Bamboozled: Bank ‘pulls a fast one,’ misplaces payments, threatens foreclosure, customer says
NJ Advance Media for NJ.com
Bob and Bernice Lagana bought their three-bedroom, two-bath Princeton Junction home in 2000.
In 2013, Bob Lagana filed for bankruptcy, but the couple came to an agreement with TD Bank for a fresh start so they could keep their home.
The Laganas made all the payments, they said, but in 2016, TD Bank tried to put the home in foreclosure for nonpayment.
“I’m sorry I ever did business with this bank,” said Bob Lagana, 64. “I can’t fathom this big a mistake. It’s mind-boggling.”
The Lagana’s history with TD Bank is a twisted mess of misapplied funds, misplaced payments and some pretty shoddy recordkeeping on the part of the bank.
Here’s how it happened.
When Lagana filed for Chapter 7 bankruptcy after his business went under, he initially gave up the home to the bank, he said. As part of that, he was released from the first and second mortgages on the home, Lagana said.
“I was debt-free from the house,” he said. “I didn’t own the home anymore.”
But TD Bank never wanted possession of the home, Lagana said, and it offered a modified mortgage nine months later.
The parties worked out a deal, and the Laganas took a modification loan that included additional payments to repay some back taxes, records show.
But in December 2015, Lagana noticed something funny about the property taxes and back taxes collected with the mortgage.
They were inflated by thousands of dollars, records show.
Lagana said he contacted the bank, and as they all tried to determine the right numbers, the bank sent him a spreadsheet showing all of his payments.
But those payments were wrong, Lagana said. The bank had only marked down some of the funds Lagana was sending on a monthly basis. The rest of the funds were nowhere to be found, records show.
And Lagana had the canceled checks to prove the payments were made.
TD Bank said it would review the records to figure out what happened, Lagana said. In the meantime, Lagana said he told the bank, he would pay the principal and interest, plus the current property taxes. He wouldn’t pay further on the back taxes until the remaining balance was clarified and the bank finished its review.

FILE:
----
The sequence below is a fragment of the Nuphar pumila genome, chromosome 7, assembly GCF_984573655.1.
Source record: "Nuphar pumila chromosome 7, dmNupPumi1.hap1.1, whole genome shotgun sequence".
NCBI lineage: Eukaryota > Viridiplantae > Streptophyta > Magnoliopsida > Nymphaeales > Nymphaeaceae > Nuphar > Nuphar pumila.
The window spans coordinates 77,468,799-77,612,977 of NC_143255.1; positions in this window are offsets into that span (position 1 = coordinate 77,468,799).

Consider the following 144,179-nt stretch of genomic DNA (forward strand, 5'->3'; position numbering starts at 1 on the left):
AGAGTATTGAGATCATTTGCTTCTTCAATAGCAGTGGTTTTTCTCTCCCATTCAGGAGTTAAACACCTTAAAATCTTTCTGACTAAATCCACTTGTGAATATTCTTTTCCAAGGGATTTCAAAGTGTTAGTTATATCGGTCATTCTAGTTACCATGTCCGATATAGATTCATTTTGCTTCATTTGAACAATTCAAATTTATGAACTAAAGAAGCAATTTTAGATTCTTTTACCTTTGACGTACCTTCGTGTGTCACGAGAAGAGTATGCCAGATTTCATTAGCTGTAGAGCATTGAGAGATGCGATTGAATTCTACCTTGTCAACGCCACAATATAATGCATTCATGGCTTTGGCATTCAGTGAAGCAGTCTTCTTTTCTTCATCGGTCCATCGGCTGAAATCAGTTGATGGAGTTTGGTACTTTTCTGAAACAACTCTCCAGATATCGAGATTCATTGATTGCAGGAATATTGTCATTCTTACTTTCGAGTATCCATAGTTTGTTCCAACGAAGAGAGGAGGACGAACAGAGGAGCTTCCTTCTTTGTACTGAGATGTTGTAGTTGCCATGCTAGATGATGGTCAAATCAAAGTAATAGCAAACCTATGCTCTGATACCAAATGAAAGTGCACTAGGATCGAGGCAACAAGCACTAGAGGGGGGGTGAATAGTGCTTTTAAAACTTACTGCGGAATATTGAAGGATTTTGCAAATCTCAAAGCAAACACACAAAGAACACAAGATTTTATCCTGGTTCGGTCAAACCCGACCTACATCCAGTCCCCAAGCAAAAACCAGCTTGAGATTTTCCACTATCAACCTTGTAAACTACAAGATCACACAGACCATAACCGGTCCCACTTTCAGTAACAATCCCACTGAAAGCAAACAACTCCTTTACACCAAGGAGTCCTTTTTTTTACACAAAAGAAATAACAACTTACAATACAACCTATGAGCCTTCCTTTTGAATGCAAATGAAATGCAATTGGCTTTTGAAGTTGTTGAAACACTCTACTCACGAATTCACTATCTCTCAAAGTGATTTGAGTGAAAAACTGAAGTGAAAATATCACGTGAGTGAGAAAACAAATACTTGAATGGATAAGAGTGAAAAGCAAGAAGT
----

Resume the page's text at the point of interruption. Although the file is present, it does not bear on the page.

The bank promised to get back to him with a resolution, he said, and to explain where all the extra money he paid had gone.
A recent mortgage statement showed the Laganas were nearly $21,000 in arrears. Bob Lagana
No call ever came, nor were the account statements made right. The Feb. 2016 statement, for example, said the couple was nearly $21,000 in arrears. That didn’t add up with the Lagana’s cancelled checks.
He said he called TD again in February 2016 and reached a rep who ran through all the numbers with him.
“He said something wasn’t right on the bank’s end,” Lagana said, and he said the rep told him he would talk to some people and get back to Lagana.
Lagana didn’t receive any calls, and when he tried to reach the same rep the next day, the phone number was disconnected, Lagana said.
Still, he kept paying the mortgage, and he worked with an attorney to try to get to the bottom of things, he said.
The attorney couldn’t get anyone on the phone, either, so the attorney wrote to the bank with copies of the cancelled checks, records show.
The bank still didn’t reconcile the couple’s account.
Then in June 2016, a “Notice of Intention to Foreclose” arrived at the couple’s home, saying the couple hadn’t paid the mortgage for April, May or June of 2016.
Lagana had the cancelled checks in hand.
“How can they foreclose on someone who has been paying all along?” Lagana said. “They’re not going to get away with this.”
Lagana’s attorney wrote to the bank in protest, rehashing the payment history and providing proof the mortgage payments were made.